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what Revolver (s ) do you conceal carry?
#16
(09-18-2018, 11:19 PM)Deerstalker Wrote:
(09-18-2018, 06:47 PM)Adapt-Overcome-Conquer Wrote: Its like there is so much I want to do and SO little time and money for it! 

That's universal AOC, but as Curly said...........

https://www.youtube.com/watch?v=2k1uOqRb0HU

You are right, for me personally, the one thing is and always will be archery and related equipment, just the satisfaction of building it myself using hand tools mostly, has been incomparable. 

But I am starting to get bit by the fire arm bug...so much I need to learn! I have some gigantic gun digest books here given to me by a hoodlum... good place to start I reckon, along with the forum.

(09-19-2018, 03:26 AM)muleskinner Wrote: All of the above is good information. I have over one thousand rounds of .44 mag brass, that has been in nearly constant use since the 1980's, when it shows signs of splitting I throw it away. In my Redhawk I have split brass clear down to the rim, with no damage to the gun. All I have ever used for powder is Unique, and I know how it acts.

. Those light weight toy Smith's simply won't hold up. Oh, hell did I just say that out loud?

Big Grin Big Grin  say what out loud? (oh groan** is this some kind of Ford vs Chevy but in a gun thing?)

Also forgive my ignorance but is this "showing signs of splitting" thing easy for me to spot, like is it just creases, lines, cracks ect? or like what JB said--about it stretching and stuff? Good to know you've been using them since the 80's!

Great info here! ok we promise to only use your recipe, with your preferred specs exactly!

AOC
"When government fears the people, there is liberty. When the people fear the government, there is tyranny."--Thomas Jefferson

"Buy land- they are not making it anymore"- Mark Twain

"An appeaser is one who feeds a crocodile €”hoping it will eat him last." -Winston Churchill

"Wilderness is in our hearts first and always. All of us can't have a cabin in the mountains. It's the wilderness within we must strive for first."- R. Sullivan
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#17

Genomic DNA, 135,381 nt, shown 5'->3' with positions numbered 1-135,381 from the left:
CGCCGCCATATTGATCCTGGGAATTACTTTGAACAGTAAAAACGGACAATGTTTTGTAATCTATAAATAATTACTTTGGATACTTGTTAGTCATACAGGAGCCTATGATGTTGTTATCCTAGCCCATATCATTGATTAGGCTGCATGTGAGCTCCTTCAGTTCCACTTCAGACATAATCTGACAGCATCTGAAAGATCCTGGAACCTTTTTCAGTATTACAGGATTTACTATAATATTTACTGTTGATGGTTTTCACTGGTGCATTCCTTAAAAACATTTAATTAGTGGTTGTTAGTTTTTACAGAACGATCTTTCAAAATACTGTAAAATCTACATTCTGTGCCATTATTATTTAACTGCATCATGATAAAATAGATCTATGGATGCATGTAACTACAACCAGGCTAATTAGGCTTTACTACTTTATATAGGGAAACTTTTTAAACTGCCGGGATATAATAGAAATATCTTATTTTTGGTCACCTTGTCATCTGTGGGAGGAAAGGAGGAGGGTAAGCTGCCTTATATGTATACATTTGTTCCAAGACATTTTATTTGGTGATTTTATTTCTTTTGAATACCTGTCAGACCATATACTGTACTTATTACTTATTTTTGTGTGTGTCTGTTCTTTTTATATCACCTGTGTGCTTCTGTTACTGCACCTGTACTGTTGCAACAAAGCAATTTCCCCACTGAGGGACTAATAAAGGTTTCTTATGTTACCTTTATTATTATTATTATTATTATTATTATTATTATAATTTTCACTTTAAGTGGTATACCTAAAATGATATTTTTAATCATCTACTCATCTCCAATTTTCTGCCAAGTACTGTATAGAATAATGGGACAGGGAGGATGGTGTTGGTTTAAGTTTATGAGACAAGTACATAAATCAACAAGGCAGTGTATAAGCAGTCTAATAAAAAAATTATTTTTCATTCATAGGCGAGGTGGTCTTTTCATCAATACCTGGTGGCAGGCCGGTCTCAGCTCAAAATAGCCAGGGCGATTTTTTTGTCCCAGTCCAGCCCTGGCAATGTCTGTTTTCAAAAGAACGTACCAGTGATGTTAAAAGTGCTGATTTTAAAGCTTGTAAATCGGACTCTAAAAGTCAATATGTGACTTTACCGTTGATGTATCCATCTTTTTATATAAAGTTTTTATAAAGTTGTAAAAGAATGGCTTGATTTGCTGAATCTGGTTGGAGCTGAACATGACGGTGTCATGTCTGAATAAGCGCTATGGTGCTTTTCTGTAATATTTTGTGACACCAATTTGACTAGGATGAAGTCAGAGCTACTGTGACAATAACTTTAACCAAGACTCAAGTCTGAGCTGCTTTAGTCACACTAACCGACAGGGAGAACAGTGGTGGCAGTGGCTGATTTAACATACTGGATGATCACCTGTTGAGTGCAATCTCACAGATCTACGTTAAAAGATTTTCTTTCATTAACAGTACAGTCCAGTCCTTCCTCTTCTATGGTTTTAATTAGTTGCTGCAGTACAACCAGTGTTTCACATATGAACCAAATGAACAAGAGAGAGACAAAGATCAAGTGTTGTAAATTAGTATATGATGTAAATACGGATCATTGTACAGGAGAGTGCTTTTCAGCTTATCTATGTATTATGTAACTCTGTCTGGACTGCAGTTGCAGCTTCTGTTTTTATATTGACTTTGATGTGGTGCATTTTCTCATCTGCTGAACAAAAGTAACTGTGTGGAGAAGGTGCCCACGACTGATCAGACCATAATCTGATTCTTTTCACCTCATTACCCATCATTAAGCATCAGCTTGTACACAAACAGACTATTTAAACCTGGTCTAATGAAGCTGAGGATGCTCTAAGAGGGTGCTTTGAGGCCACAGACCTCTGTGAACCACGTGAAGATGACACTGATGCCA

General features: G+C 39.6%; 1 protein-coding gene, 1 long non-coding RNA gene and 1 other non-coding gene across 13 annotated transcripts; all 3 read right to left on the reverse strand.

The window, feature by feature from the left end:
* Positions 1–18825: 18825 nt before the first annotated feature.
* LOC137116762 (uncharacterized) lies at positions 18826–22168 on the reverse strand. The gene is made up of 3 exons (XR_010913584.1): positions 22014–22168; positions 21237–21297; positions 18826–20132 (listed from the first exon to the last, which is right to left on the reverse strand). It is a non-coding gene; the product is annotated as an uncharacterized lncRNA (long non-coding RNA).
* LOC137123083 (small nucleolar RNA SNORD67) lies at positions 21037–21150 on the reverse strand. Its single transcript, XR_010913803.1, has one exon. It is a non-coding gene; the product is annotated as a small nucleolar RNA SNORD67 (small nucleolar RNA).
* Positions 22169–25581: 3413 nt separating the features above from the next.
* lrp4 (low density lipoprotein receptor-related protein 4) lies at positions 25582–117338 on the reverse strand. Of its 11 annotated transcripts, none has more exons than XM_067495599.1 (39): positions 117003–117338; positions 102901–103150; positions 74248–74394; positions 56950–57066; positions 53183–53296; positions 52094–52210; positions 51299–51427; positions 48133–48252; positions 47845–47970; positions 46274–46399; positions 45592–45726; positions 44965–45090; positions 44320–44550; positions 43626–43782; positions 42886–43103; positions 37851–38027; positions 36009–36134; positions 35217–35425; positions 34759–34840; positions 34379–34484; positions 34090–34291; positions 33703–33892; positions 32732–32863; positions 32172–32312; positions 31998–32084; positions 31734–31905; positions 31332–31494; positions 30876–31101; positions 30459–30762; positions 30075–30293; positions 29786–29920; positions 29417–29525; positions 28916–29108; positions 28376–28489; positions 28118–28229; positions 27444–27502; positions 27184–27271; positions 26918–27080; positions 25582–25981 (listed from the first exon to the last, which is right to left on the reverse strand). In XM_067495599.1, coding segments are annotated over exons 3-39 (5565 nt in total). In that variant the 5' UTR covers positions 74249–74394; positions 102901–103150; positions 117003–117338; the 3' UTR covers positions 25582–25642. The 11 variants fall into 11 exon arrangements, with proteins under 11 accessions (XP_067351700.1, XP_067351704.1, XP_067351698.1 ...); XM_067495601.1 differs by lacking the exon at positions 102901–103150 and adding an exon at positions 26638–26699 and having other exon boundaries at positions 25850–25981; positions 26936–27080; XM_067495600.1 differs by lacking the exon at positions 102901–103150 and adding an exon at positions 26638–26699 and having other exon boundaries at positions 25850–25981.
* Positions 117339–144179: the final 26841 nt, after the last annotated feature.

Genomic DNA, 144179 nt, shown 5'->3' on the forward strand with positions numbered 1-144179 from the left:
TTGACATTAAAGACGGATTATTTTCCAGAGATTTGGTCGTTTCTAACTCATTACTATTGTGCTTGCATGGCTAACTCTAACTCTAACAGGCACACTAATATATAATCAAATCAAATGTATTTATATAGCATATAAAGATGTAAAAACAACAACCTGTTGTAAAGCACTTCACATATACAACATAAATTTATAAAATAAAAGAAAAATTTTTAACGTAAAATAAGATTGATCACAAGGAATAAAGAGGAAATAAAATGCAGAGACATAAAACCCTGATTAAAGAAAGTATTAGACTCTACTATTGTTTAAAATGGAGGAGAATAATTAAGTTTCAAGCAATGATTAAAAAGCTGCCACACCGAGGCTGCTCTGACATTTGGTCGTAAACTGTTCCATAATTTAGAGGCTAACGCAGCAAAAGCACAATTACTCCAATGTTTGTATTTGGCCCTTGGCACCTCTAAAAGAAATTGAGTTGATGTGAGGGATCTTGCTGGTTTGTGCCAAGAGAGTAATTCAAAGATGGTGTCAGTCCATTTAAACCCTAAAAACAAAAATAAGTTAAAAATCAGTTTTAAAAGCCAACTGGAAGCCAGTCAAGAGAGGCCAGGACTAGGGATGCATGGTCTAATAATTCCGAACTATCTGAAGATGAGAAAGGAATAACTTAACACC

Mine is a Ruger Sp101,3 in 357.Strong side /hip.I use my own loads.Mostly 125gr JHP. and mix of 158 gr semi wadcutters loaded midway to hot.
a armed man is his own master
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#18
(09-20-2018, 10:23 PM)Adapt-Overcome-Conquer Wrote:
(09-18-2018, 11:19 PM)Deerstalker Wrote:
(09-18-2018, 06:47 PM)Adapt-Overcome-Conquer Wrote: Its like there is so much I want to do and SO little time and money for it! 

That's universal AOC, but as Curly said...........

https://www.youtube.com/watch?v=2k1uOqRb0HU

You are right, for me personally, the one thing is and always will be archery and related equipment, just the satisfaction of building it myself using hand tools mostly, has been incomparable. 

But I am starting to get bit by the fire arm bug...so much I need to learn! I have some gigantic gun digest books here given to me by a hoodlum... good place to start I reckon, along with the forum.

(09-19-2018, 03:26 AM)muleskinner Wrote: All of the above is good information. I have over one thousand rounds of .44 mag brass, that has been in nearly constant use since the 1980's, when it shows signs of splitting I throw it away. In my Redhawk I have split brass clear down to the rim, with no damage to the gun. All I have ever used for powder is Unique, and I know how it acts.

. Those light weight toy Smith's simply won't hold up. Oh, hell did I just say that out loud?

Big Grin Big Grin  say what out loud? (oh groan** is this some kind of Ford vs Chevy but in a gun thing?)

Also forgive my ignorance but is this "showing signs of splitting" thing easy for me to spot, like is it just creases, lines, cracks ect? or like what JB said--about it stretching and stuff? Good to know you've been using them since the 80's!

Great info here! ok we promise to only use your recipe, with your preferred specs exactly!

AOC

As the bullet leaves the cartridge pressures are created. That is what pushes the bullet down the rifled barrel. The chamber and barrel of your weapon are made, preferably, from specific, hardened alloy steel designed to withstand these forces and pressures. even then there are tolerances specified in reloading charts and recommendations from cartridge makers and weapon producers for each specific caliber to achieve desired results. Back to our cartridge case. The cartridge case is preferably brass,or nickel, some from aluminum or other concoction. All these cases are made from softer metal so the case expands and allows the bullet, which is seated and crimped to hold it in place, to escape from the casing. As all this takes place The end of the case stretches and as it stretches the walls thin. This stretching and thinning occurs in all cases but more so in higher pressured calibers. A responsible reloader will check his/her brass after cleaning to ensure length and trim as needed, according to recommended tolerance, so that the case fits the cylinder properly. This will allow the casing to eject properly without fouling the chamber. It is important to also check the casings for cracks as pressure will seek to escape where there is lease resistance. These can usually be seen with the naked eye.  "Hot" loading increases the chances in all of this. Brass cases are preferred over nickel cases as the nickel can scar the cylinder wall preventing smooth ejection of the casing. I have seen the top strap of one pistol, not a Ruger or a S&W, actually begin to buckle from hot loading. I have seen stretched loads not fit the cylinder from being too long. It is important that the neck of the case be thick and long enough to allow the bullet to be seated at the proper depth but now we are getting into the actual reloading. Another chapter. If you reload , purchase good brass  or quality ammo.